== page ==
Junior partner in Great Britain


Scotland: With the opening of its first parliament in almost 300 years, many Scots believe the country is headed for independence.

August 24, 1999|By Kevin Cullen | Kevin Cullen,BOSTON GLOBE

EDINBURGH, Scotland -- Last month, as officials planned the ceremony to mark the opening of the first Scottish Parliament in nearly 300 years, an aide to Queen Elizabeth II suggested the monarch sit in the speaker's chair.

A Scottish official leaned over and discreetly informed the queen's aide that her majesty might want to sit elsewhere, given that there had been a war over a similar seating arrangement a few centuries ago.

It was a classically awkward moment for the English and the Scots, and it was one that would only feed the perception here that the British establishment in London knows little and cares less about Scotland.

But while the sitting of a Scottish Parliament for the first time since 1707 has not convinced most Scots that the English are any less indifferent toward them, it has forced independence-minded nationalists to rethink their position.

The devolution of power from London to Edinburgh is part of Prime Minister Tony Blair's attempt to give local government more authority. But it is also part of the government's strategy to weaken the independence movement in Scotland.

There are two schools of thought about what the new Parliament means. One, adhered to by the Blair administration, holds that it has made the independence movement irrelevant because devolution gives Scotland's 5 million people most of the autonomy they want. The Scottish Parliament has limited tax-raising power and will oversee health, education, housing and the criminal justice system.

Whetting the appetite

The other school holds that by leaving to the British Parliament in London ultimate control over how much money Scotland gets to spend -- not to mention control over foreign affairs, defense, social security and taxation -- the Parliament will only whet the appetite for greater autonomy and ultimate independence.

Alex Salmond is decidedly in the latter camp. As leader of the Scottish National Party, Salmond believes the new Parliament will be a steppingstone to independence.

"I think we'll get there in six or seven years," said Salmond, a 45-year-old economist who hasn't worn a kilt since he was 4 and considers national sovereignty more a matter of economics than emotion.

Still, the National Party uses popular appeal in seeking converts. In the hallway of its headquarters is a portrait of actor Sean Connery, who is an outspoken party supporter and who was applauded more warmly than the queen the day Parliament opened.

In several offices, there are posters of the Oscar-winning film "Braveheart," about the Scottish rebel William Wallace, who united Scotland's fractious clans and made life miserable for the English who colonized them.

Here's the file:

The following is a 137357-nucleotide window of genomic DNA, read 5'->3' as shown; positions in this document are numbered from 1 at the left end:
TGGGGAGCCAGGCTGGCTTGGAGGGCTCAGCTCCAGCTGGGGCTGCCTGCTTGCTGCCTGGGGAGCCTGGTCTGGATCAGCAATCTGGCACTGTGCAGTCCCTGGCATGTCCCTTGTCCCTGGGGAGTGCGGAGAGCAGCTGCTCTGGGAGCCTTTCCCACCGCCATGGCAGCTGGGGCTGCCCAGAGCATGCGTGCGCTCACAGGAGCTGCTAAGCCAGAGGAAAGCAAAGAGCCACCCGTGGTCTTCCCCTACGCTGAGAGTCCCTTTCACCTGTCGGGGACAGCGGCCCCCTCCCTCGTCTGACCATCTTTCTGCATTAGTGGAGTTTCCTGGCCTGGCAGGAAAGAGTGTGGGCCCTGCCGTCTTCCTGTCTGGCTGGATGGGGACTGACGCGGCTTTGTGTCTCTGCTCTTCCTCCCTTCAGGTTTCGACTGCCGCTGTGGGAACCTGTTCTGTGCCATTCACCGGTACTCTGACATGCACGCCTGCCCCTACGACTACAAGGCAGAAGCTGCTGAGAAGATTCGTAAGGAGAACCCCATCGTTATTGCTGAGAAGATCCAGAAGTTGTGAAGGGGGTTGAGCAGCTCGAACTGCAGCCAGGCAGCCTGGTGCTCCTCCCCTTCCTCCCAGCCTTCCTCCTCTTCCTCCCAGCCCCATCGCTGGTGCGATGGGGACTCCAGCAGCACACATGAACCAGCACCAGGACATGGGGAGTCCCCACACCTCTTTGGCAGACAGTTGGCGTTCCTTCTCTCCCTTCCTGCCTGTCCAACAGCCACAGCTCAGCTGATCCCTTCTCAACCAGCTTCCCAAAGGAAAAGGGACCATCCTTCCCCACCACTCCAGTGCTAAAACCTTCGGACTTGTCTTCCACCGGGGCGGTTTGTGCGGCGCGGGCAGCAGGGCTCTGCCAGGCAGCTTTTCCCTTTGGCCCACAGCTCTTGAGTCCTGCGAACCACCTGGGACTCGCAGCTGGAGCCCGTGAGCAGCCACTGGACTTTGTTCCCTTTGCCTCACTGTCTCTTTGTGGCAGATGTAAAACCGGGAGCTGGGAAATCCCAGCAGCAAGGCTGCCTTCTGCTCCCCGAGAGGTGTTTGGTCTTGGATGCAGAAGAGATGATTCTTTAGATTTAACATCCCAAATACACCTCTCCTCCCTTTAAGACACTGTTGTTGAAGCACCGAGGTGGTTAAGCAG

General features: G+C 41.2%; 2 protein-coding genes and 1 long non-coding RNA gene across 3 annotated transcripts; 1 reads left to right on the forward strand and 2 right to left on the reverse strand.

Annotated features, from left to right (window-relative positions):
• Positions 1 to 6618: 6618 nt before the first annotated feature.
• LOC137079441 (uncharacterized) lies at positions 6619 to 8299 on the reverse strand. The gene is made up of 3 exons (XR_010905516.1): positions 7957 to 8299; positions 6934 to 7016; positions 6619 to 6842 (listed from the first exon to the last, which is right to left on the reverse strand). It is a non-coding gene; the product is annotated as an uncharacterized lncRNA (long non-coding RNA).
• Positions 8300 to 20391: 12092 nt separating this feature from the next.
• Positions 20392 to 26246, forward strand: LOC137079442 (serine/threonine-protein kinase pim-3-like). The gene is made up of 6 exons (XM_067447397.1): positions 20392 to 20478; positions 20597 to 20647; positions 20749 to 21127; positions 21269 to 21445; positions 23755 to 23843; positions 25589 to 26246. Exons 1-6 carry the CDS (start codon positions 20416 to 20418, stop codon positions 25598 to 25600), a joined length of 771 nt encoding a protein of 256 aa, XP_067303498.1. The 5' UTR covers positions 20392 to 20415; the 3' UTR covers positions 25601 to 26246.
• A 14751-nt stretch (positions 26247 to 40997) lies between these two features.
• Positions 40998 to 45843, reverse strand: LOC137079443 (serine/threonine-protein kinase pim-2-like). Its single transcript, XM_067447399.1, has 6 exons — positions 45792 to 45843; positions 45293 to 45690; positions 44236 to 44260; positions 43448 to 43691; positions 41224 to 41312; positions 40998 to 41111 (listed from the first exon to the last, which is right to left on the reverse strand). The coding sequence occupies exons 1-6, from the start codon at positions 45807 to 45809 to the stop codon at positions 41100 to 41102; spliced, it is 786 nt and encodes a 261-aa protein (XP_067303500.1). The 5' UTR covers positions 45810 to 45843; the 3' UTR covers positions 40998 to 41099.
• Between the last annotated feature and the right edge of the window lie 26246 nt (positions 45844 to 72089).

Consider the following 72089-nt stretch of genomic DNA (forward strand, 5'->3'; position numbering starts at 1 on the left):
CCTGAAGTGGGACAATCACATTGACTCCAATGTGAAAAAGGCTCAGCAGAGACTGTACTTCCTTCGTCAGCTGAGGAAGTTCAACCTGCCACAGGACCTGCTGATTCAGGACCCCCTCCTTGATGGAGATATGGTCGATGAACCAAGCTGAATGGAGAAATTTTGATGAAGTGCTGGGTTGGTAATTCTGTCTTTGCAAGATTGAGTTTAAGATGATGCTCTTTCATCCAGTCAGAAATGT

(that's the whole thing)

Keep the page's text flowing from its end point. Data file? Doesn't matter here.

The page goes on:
While acknowledging that the new Parliament might produce an initial period of complacency, Salmond believes the independence movement is inexorable.

"Ten years ago, our party had 14 percent of the vote. Now, we have 30 percent of the vote. And we've done that with a powerful government in London that had every gun trained against us, and with a press that is totally hostile to us," said Salmond, whose party is often dismissed in the London-based national newspapers as hopelessly idealistic.

"Only two things can happen," he said. "One, the Parliament won't work. More likely, the Parliament is seen to work. But that raises the question: If it can run education, why can't it run the economy? It should be a real Parliament, not a hamstrung one."

70% voted against

Donald Dewar, the new Parliament's first minister and a former top aide to Blair, points out that 70 percent of voters cast ballots for parties opposed to independence. While that is true, there also has been a resurgence of Scottish pride in the almost two years since the Scots voted overwhelmingly to set up their own Parliament. While Salmond has an aversion to kilts, a growing number of Scottish men wear them at their weddings.

What angers Salmond and other nationalists is that while Blair has spent so much time trying to end the politically motivated violence in Northern Ireland, he will not consider Scottish independence. They believe their strict adherence to democratic methods, their fostering of the quietest revolution of the 20th century, has been underappreciated.

"No one got so much as a nosebleed over Scottish independence, and Blair treats the subject with utter contempt," Salmond said. "Wouldn't it be wonderful if those who conducted themselves democratically were accorded the same attention and respect as those who don't?"

While polls show a hefty majority against independence, what is striking in conversations here in the month after Parliament opened is how many people who oppose independence have nonetheless concluded that it is probably inevitable.

At 18, James Gallagher is studying astrophysics at the University of Edinburgh. He believes there will be independence within 20 years, and that it will be a disaster.

"If Scotland goes independent, I'm out of here," he said.

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